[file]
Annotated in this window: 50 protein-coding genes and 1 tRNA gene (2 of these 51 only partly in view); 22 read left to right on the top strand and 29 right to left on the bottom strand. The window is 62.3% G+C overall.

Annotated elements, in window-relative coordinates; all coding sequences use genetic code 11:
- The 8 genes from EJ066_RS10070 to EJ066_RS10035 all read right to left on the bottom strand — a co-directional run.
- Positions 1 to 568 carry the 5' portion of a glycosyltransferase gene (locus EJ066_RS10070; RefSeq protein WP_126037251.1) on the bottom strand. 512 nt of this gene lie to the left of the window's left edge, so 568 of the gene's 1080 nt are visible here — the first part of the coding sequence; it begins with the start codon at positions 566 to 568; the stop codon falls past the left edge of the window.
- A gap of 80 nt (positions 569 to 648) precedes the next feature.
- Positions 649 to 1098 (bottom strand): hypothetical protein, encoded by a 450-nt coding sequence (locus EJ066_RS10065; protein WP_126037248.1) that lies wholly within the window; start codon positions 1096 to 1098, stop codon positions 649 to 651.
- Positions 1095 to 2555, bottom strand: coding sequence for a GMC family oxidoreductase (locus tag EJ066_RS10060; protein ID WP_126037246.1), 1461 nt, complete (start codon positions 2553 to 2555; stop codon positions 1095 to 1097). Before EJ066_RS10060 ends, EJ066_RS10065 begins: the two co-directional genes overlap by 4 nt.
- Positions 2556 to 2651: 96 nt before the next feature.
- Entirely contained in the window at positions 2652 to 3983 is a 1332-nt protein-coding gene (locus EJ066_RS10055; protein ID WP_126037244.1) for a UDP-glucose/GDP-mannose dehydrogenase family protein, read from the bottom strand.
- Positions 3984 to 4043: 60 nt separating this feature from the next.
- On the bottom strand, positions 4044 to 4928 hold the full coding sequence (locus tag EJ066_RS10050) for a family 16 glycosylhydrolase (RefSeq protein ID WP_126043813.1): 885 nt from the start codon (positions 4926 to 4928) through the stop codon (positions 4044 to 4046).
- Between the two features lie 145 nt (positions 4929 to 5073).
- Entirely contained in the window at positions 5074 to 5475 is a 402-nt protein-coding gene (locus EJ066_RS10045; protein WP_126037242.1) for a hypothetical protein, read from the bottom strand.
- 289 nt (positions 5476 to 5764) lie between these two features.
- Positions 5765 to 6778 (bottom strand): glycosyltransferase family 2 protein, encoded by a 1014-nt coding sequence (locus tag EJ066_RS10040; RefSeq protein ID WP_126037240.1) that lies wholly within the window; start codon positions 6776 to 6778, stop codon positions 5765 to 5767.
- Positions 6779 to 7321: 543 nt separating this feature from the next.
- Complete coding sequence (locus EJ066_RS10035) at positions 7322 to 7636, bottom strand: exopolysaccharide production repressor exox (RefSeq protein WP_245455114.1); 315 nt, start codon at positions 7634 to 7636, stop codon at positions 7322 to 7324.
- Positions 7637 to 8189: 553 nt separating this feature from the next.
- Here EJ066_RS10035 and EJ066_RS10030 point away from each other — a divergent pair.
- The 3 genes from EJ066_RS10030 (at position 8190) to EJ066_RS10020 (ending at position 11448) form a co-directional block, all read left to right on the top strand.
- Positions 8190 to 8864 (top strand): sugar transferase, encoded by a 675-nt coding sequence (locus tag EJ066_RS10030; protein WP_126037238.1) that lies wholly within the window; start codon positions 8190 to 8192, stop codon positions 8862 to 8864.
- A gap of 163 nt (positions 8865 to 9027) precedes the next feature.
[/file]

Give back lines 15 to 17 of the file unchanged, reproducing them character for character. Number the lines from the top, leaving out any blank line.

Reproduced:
- Positions 5765 to 6778 (bottom strand): glycosyltransferase family 2 protein, encoded by a 1014-nt coding sequence (locus tag EJ066_RS10040; RefSeq protein ID WP_126037240.1) that lies wholly within the window; start codon positions 6776 to 6778, stop codon positions 5765 to 5767.
- Positions 6779 to 7321: 543 nt separating this feature from the next.
- Complete coding sequence (locus EJ066_RS10035) at positions 7322 to 7636, bottom strand: exopolysaccharide production repressor exox (RefSeq protein WP_245455114.1); 315 nt, start codon at positions 7634 to 7636, stop codon at positions 7322 to 7324.